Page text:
The Romantic Period, which included the years 1798-1832, was an era revolting against the 18th century literary style. The time period was filled with poets who dramatically poured their beliefs into their writings and poetry such as William Wordsworth, a very notable Romantic poet during this time period. In stark contrast, the Victorian Period was a time during which poets wrote about the environment that surrounded them, and tended to have a pessimistic view of life. Matthew Arnold, a Victorian poet, encompassed many of these qualities in his writing. The two poets, distinguished in two completely different time periods with different characteristics, had some literary commonalities, such as similar references to nature, their faith in God, and highly descriptive verses, despite obvious differences ("English Literature", 6-7).
William Wordsworth was a prominent Romantic poet. One of the first events in his life to influence his writing style and content was the French Revolution. The French Revolution symbolized the rebellion against the aristocracy in France. During this era, British Literature was in rebellion against its own current dominating writing style- neoclassical. This particular writing style had a rigid structure, used ornate and dignified vocabulary, and was directed towards the upper class of England. Wordsworth went back to France for a second trip, but returned emotionally depressed. He had to leave a lover and a daughter because of international strife between England and France. The French Revolution sparked Wordsworth's hunt for his own philosophical quandaries. However, he did not agree with his research, and ultimately thought up his own philo...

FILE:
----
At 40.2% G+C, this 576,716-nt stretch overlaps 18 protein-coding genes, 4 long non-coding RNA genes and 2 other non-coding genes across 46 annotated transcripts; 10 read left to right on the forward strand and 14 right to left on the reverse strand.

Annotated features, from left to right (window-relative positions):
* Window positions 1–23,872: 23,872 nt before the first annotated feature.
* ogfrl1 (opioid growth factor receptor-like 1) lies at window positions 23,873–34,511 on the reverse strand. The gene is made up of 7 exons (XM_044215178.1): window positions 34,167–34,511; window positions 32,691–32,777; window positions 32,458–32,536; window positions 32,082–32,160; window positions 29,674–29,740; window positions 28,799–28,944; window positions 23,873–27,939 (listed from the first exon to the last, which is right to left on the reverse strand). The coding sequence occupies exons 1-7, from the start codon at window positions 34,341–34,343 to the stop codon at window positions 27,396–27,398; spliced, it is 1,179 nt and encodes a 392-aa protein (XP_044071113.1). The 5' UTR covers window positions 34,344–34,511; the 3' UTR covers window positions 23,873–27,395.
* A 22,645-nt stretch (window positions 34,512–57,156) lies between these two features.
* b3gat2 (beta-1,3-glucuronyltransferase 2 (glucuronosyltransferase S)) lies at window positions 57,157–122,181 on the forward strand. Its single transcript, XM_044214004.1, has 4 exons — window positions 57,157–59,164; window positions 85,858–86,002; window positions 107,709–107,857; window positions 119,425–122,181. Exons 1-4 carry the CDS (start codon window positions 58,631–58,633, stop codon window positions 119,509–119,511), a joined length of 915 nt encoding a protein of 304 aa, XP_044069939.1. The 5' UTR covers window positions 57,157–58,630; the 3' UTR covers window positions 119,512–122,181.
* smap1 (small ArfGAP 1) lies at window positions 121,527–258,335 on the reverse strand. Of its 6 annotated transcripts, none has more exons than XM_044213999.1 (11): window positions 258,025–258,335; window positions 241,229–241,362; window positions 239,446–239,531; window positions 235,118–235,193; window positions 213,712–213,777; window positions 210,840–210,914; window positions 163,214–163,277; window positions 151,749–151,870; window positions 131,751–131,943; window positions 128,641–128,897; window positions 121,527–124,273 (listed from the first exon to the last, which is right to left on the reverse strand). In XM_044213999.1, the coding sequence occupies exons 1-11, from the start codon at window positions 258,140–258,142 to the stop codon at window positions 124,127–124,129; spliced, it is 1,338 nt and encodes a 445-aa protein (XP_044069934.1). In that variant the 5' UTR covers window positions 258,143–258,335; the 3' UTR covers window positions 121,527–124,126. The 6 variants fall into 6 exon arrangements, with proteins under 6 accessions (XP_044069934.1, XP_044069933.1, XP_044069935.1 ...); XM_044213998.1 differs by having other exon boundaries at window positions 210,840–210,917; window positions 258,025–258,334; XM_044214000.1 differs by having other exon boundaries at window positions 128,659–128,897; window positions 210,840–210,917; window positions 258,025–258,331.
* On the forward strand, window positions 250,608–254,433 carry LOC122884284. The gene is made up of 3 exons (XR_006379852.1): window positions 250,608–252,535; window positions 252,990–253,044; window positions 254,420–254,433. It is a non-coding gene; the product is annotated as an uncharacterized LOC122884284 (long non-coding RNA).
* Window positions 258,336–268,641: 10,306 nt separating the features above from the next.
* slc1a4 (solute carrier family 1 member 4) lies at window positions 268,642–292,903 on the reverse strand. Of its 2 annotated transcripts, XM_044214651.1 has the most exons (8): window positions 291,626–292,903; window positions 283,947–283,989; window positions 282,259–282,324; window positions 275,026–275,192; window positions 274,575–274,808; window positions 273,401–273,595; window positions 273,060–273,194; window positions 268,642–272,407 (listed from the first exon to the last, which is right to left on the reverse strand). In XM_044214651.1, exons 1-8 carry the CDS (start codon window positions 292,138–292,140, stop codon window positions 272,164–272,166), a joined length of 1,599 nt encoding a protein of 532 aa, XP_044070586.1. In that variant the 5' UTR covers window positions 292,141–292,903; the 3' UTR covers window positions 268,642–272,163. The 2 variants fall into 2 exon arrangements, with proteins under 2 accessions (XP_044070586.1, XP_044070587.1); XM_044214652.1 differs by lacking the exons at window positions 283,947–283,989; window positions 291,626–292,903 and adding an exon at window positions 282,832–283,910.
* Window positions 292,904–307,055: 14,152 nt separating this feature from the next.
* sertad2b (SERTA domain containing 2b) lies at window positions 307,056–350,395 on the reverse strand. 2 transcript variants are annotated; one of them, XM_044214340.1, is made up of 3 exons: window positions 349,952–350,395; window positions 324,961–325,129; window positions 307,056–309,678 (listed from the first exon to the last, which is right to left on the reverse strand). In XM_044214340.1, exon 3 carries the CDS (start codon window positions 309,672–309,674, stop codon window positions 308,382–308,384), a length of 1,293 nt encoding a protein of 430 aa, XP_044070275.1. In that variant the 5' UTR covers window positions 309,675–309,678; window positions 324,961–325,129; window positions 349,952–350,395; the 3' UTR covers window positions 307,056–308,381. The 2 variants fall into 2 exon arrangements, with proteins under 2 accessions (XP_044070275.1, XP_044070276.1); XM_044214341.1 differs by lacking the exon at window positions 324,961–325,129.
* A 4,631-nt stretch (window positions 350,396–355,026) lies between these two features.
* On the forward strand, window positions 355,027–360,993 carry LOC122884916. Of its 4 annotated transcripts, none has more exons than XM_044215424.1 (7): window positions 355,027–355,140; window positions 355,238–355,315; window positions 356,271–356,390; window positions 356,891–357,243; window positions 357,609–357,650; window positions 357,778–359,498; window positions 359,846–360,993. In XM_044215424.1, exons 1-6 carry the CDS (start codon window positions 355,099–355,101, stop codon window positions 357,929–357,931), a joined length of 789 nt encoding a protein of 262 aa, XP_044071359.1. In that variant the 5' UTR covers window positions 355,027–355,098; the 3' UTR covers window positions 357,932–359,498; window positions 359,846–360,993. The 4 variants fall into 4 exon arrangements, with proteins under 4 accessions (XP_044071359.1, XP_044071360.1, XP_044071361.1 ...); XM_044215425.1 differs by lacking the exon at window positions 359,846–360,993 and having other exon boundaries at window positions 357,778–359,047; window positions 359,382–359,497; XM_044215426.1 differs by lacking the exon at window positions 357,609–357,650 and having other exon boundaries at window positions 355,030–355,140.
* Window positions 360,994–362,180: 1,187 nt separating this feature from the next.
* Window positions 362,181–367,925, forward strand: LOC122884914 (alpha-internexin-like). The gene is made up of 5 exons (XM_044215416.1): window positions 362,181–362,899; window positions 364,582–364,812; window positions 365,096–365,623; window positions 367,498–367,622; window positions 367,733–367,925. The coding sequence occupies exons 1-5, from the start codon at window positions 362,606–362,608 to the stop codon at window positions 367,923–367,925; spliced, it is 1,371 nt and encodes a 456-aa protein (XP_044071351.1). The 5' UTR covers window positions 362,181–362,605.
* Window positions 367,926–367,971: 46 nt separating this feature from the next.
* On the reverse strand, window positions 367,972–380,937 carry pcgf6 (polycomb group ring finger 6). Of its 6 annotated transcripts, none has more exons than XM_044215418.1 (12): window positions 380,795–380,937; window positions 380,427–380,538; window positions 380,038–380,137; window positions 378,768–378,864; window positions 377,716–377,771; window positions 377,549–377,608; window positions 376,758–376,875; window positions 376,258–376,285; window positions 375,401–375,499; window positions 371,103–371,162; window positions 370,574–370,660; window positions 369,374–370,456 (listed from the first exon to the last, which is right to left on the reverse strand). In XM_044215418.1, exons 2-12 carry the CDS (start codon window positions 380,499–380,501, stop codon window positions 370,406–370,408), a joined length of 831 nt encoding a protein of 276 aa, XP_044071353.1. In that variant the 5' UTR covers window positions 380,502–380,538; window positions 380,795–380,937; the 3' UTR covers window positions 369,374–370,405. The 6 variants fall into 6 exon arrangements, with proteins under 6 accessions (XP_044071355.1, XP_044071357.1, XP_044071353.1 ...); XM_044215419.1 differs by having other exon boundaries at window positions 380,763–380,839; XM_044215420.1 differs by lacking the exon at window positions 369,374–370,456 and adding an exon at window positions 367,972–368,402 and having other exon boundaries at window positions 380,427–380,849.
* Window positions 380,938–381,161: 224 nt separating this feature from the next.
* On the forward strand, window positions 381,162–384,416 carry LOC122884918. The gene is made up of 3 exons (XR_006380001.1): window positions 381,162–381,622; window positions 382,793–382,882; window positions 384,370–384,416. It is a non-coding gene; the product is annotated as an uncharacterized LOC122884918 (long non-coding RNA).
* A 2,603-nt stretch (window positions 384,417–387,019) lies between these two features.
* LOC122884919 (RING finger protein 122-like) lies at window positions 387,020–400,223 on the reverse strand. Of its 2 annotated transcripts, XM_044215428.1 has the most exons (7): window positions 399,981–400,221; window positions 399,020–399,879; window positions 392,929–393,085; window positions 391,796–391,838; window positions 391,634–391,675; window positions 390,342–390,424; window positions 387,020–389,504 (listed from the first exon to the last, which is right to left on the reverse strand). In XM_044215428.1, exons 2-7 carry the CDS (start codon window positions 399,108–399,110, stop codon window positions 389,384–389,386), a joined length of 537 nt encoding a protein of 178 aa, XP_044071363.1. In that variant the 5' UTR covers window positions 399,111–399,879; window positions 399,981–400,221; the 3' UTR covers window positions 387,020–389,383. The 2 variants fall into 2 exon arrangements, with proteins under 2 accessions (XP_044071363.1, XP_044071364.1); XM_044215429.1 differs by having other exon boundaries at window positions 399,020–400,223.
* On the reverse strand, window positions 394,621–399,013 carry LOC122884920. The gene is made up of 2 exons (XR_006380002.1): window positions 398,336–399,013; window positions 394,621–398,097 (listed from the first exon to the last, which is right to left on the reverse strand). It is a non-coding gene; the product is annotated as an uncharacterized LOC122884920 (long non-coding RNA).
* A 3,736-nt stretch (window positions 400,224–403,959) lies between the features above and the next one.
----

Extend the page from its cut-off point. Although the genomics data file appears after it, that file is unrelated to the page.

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Jones, W L. "Arnold's Early Poems." The Cambridge History of English and American Literature in 18 Volumes. 2000. Bartleby. 20 May 2006.
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